Shaking Head
Tilted Head
Pain When Ear Is Touched
Trouble Yawning

Max has been showing signs of obvious discomfort in his left ear for the past 3 weeks. When he yawns, he yelps and tries to stop himself from yawning. When he lays down he avoids his left side. He yelps when I touch his ear and the area around it. And currently he whines when he puts his head down as he is eating food. He doesn't like water, so swimmer's ear is out of the question. I've been to a vet with him for this problem a week ago and the vet said there was nothing visibly wrong with him, (no pus, bleeding, or signs of mites). Maybe there is some sort of debris? He goes back to the vet for an x-ray this week, but I feel like there wouldn't be anything to show. Thoughts?

Aug. 10, 2018

Max's Owner

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3320 Recommendations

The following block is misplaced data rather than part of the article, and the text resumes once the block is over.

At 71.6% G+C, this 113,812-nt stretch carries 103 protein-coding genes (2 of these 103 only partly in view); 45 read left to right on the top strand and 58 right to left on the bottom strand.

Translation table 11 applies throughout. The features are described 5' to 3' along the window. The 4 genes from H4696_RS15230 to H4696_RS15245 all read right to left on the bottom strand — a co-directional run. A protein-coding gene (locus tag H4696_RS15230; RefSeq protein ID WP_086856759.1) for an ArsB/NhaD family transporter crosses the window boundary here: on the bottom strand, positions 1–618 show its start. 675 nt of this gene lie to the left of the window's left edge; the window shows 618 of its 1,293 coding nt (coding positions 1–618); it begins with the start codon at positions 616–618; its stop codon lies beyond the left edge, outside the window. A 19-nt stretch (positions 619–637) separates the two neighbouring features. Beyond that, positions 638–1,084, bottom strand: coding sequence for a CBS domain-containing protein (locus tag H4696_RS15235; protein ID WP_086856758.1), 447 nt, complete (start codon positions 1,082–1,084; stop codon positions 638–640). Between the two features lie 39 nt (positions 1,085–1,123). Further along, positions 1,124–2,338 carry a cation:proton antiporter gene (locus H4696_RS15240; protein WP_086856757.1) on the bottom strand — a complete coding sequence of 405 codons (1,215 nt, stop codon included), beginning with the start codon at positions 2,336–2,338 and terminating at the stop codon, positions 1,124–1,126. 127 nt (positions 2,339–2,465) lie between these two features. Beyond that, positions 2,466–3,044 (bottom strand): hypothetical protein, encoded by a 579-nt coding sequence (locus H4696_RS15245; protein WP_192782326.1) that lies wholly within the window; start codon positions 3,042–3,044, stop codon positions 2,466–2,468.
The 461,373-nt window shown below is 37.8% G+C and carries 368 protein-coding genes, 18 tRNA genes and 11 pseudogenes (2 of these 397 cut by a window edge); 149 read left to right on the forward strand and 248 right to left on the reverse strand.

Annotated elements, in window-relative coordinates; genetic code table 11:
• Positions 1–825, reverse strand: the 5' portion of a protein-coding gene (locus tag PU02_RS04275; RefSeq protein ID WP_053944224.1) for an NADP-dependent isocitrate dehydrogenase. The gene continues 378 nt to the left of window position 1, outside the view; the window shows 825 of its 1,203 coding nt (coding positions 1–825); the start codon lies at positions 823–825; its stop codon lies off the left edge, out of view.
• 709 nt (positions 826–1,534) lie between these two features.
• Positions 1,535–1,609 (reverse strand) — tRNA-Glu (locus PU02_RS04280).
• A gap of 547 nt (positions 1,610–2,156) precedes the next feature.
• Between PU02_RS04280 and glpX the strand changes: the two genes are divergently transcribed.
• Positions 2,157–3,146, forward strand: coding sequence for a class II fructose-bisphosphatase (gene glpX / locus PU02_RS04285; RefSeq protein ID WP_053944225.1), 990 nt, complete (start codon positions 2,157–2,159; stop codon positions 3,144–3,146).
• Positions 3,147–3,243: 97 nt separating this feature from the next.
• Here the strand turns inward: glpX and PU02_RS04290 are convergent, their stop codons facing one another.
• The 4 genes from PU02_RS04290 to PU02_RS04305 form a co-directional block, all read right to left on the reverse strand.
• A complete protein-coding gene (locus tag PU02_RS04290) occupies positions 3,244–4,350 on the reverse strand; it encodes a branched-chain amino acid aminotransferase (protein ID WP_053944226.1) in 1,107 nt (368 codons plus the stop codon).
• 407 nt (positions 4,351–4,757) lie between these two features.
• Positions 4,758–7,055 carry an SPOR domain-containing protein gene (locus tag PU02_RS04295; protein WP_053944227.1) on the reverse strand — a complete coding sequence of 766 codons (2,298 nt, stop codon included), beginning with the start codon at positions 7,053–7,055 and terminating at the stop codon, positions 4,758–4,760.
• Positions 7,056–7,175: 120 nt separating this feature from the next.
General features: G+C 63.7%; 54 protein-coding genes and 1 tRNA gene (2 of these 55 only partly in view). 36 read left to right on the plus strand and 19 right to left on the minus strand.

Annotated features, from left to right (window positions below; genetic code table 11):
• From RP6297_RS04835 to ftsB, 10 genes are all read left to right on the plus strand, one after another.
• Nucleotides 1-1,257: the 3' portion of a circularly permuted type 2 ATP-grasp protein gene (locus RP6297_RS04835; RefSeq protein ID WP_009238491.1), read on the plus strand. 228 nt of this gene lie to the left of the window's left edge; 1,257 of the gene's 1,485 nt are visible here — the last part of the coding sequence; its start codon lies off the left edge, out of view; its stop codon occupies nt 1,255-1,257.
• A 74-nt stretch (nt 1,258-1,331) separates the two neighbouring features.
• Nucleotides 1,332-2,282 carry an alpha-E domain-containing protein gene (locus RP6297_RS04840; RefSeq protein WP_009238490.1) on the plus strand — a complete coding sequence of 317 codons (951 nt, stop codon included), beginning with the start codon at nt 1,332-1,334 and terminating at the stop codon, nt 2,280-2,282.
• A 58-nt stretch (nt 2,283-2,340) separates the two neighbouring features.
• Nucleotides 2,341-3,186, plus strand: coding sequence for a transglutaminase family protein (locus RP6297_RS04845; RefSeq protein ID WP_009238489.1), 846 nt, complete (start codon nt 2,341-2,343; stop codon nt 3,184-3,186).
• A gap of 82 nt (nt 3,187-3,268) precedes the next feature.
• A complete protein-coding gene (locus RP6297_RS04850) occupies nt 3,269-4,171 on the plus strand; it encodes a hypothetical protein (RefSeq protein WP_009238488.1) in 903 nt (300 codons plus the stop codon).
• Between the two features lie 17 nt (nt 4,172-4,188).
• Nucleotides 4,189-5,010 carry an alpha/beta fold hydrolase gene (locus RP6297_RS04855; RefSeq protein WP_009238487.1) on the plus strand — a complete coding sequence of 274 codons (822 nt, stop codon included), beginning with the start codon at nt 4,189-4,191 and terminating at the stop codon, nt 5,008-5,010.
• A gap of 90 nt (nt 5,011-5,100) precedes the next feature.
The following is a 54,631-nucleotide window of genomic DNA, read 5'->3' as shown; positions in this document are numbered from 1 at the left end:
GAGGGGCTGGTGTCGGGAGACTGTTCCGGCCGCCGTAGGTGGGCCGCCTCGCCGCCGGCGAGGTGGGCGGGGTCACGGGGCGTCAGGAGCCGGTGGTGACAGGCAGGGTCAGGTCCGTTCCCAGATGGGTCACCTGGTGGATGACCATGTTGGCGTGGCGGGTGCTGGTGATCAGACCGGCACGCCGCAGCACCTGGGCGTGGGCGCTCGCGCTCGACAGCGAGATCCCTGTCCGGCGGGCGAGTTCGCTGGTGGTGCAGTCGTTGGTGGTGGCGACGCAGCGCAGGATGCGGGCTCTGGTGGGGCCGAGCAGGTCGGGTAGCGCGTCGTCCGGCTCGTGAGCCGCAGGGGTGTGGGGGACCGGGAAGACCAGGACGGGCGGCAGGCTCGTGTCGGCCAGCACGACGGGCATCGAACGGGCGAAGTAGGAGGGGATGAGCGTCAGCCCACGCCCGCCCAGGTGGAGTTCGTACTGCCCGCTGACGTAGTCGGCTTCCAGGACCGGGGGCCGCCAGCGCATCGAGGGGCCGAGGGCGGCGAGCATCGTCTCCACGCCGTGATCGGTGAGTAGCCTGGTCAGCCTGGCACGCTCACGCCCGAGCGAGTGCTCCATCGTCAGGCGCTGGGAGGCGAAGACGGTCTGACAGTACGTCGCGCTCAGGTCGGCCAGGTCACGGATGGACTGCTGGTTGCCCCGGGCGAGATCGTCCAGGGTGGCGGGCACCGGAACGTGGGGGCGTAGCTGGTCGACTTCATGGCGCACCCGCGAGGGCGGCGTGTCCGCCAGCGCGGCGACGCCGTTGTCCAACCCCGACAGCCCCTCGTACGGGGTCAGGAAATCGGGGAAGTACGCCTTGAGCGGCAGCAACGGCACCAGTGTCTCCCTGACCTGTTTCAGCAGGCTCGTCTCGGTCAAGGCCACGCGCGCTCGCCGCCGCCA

Without examining Max it is difficult to say what the specific cause may be, however whilst ear issues may be a possible cause other issues may involve the temporomandibular joint (which is located beside the ear and may be the result of the pain) or myositis of the the masseter muscles. An x-ray would be useful to rule out issues with the temporomandibular joint. Regards Dr Callum Turner DVM

Aug. 10, 2018

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Toffee

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Jack Russell Terrier

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13 Years

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Moderate severity

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Moderate severity

Has Symptoms

Discharge
Head/Ear Tilt
Small Mass